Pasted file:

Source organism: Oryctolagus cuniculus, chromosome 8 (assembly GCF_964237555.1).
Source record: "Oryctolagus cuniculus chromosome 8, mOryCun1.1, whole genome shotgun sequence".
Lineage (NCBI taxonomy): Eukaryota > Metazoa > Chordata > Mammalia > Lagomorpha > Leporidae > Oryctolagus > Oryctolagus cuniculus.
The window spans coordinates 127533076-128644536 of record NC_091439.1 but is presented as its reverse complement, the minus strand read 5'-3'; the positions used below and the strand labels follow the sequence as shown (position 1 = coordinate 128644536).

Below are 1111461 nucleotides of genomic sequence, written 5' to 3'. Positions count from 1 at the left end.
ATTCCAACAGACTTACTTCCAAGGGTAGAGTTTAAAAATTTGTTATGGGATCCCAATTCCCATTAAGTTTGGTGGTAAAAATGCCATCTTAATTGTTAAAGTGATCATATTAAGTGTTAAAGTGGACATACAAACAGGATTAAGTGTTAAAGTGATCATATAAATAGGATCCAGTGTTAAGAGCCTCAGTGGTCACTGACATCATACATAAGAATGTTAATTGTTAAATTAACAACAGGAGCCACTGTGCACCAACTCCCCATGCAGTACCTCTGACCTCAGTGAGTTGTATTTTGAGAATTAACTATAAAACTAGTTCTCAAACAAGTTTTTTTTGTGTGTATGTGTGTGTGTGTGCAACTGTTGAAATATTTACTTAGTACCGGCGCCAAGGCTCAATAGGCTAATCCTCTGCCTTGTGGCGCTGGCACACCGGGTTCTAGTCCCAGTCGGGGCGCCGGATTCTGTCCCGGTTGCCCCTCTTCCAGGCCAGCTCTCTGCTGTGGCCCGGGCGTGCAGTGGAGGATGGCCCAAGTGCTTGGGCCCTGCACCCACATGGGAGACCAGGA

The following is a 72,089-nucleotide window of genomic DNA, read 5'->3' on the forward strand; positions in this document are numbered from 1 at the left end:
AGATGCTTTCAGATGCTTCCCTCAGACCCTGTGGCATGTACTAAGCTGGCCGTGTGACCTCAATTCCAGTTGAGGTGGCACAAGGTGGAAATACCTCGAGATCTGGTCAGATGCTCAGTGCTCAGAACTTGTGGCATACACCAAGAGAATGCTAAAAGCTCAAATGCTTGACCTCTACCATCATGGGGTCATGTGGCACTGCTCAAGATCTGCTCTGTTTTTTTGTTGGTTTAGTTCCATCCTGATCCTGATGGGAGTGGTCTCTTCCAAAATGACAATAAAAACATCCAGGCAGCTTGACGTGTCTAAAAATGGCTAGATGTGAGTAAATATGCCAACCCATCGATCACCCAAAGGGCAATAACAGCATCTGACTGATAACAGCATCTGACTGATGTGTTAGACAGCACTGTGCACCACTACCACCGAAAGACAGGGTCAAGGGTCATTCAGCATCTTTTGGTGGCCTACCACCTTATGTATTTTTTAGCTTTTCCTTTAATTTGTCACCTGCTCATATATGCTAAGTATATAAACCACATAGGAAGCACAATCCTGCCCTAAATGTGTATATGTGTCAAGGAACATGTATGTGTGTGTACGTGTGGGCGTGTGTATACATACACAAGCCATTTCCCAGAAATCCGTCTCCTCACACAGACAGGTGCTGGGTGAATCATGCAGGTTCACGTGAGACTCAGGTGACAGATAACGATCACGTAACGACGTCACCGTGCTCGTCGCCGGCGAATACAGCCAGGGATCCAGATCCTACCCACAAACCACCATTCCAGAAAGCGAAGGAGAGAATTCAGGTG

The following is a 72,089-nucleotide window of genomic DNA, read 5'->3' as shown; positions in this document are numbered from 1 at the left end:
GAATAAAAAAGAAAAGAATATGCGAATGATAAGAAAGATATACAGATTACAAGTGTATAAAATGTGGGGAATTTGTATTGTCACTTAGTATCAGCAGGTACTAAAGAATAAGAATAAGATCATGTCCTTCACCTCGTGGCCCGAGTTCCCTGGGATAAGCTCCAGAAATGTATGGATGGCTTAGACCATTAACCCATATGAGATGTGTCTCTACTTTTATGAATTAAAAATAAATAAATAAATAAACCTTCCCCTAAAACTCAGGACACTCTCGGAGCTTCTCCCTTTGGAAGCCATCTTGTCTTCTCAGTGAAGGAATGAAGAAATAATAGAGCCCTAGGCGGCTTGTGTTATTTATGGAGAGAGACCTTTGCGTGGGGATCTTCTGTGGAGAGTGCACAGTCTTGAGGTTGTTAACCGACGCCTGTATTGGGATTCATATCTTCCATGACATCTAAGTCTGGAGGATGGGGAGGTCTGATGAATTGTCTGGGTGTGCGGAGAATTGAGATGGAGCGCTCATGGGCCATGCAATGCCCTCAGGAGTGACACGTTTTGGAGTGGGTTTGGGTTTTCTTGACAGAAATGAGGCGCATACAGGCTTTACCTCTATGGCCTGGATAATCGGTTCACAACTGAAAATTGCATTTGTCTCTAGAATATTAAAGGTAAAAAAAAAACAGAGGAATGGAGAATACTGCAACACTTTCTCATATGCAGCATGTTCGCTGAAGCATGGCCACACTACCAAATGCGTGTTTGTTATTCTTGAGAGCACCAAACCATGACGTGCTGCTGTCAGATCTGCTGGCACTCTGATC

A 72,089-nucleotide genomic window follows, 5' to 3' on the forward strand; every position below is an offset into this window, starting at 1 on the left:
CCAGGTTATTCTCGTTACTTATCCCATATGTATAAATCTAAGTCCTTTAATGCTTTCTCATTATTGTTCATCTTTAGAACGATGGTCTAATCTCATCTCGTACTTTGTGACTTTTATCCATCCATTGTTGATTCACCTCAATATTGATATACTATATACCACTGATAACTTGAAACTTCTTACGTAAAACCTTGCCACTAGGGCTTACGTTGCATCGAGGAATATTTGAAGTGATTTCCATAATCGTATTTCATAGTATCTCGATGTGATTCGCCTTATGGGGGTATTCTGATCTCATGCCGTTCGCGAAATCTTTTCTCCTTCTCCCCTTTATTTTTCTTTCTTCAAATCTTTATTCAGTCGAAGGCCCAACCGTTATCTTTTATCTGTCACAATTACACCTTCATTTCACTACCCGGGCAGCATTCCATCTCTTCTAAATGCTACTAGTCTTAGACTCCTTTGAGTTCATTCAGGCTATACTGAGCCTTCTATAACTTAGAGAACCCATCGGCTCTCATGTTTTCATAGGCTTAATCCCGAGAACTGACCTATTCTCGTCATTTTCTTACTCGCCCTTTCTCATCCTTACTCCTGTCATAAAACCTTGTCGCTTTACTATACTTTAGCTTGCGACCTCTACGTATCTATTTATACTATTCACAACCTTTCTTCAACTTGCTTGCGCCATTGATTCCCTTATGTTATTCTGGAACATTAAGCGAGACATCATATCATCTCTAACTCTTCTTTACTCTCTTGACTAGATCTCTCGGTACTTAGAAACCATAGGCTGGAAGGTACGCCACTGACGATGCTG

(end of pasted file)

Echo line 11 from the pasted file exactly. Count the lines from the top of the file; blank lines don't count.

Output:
A 72,089-nucleotide genomic window follows, 5' to 3' on the forward strand; every position below is an offset into this window, starting at 1 on the left: